The General Agreement on Trade in Services (GATS) has been the leading force of trade liberalization in services. This article attempts to decipher the implications of GATS in financial services. It explains the schedules of commitments made by Member States, and the way countries engage in commitments in financial services. These are critical in understanding how the GATS rules are applied by each Member, and whether GATS has been effective.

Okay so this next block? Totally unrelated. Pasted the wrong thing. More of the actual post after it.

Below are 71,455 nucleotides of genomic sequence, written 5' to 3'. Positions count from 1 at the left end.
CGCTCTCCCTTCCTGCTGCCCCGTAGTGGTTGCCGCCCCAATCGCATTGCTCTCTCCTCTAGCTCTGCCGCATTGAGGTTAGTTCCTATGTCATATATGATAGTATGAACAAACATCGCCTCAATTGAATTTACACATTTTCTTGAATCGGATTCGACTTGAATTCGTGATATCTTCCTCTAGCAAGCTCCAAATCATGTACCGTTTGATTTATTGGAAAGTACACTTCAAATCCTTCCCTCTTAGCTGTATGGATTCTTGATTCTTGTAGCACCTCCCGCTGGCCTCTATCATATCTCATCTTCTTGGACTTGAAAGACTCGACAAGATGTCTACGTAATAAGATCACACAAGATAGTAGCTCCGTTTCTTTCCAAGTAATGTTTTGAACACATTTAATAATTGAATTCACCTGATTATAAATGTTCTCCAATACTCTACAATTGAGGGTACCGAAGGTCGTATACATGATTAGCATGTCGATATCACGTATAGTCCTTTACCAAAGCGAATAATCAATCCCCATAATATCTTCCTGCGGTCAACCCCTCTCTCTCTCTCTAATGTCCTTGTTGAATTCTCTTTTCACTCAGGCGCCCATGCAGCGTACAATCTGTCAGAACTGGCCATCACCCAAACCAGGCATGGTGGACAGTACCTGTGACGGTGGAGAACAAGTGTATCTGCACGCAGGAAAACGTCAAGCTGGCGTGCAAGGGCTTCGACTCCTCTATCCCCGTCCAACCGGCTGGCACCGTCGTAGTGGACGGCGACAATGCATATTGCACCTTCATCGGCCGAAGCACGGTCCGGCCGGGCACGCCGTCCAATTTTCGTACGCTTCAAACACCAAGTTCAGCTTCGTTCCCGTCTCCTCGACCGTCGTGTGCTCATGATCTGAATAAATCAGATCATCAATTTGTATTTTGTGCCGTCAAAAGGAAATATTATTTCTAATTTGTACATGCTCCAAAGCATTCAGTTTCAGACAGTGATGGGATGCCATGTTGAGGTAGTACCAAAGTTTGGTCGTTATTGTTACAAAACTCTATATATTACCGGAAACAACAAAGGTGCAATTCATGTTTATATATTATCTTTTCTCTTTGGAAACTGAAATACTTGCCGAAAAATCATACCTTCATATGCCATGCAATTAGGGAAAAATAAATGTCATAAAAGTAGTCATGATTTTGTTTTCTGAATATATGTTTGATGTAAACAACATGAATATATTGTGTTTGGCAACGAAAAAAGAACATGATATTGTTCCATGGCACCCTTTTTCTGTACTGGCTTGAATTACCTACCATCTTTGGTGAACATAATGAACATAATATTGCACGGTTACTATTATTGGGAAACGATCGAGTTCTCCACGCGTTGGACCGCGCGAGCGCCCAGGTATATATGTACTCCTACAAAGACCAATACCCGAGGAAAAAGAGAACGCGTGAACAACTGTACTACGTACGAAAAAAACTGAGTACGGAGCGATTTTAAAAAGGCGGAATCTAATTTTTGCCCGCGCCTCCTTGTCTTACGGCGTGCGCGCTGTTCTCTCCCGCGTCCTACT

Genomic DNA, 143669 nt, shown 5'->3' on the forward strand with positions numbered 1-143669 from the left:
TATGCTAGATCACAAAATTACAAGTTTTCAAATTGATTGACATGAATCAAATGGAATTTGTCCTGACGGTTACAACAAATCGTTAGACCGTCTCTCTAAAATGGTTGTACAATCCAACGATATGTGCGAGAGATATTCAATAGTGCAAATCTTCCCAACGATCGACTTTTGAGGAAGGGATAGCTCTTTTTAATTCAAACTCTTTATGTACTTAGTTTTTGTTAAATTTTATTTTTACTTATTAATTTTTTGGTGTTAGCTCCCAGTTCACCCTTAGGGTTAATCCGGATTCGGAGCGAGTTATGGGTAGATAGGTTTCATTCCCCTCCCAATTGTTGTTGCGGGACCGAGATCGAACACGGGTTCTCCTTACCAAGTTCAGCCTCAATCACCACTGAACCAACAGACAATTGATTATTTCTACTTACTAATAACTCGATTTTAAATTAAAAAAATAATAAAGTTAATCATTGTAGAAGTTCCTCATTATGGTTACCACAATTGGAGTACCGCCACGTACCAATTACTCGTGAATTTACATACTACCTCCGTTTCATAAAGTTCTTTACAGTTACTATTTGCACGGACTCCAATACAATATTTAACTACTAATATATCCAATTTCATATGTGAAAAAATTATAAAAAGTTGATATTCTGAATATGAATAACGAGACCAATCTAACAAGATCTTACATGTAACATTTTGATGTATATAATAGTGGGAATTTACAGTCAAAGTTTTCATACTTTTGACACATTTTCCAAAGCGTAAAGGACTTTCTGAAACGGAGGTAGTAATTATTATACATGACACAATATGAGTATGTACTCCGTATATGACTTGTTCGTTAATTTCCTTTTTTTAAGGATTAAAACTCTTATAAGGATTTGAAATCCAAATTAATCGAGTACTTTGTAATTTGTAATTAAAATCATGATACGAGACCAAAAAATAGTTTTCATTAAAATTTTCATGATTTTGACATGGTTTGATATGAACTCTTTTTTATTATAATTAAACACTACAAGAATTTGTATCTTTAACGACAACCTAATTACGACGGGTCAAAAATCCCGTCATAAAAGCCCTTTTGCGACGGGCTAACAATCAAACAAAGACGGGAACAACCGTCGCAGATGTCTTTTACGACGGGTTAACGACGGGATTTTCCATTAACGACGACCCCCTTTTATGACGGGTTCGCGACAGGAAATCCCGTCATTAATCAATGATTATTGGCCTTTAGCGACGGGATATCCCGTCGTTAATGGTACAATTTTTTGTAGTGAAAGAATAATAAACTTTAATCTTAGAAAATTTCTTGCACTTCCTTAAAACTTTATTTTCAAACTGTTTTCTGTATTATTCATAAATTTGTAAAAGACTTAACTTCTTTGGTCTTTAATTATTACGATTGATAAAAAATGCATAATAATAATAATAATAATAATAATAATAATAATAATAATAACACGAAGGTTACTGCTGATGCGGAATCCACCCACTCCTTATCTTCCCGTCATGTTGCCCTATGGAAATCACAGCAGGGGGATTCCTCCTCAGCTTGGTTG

The so-called ‘prudential carve out’ is analysed in detail with consideration to the general prudential regime of the financial system since it has implications for the stability and integrity of the financial system. The article concludes with some policy analysis on how prudential carve out might be better implemented.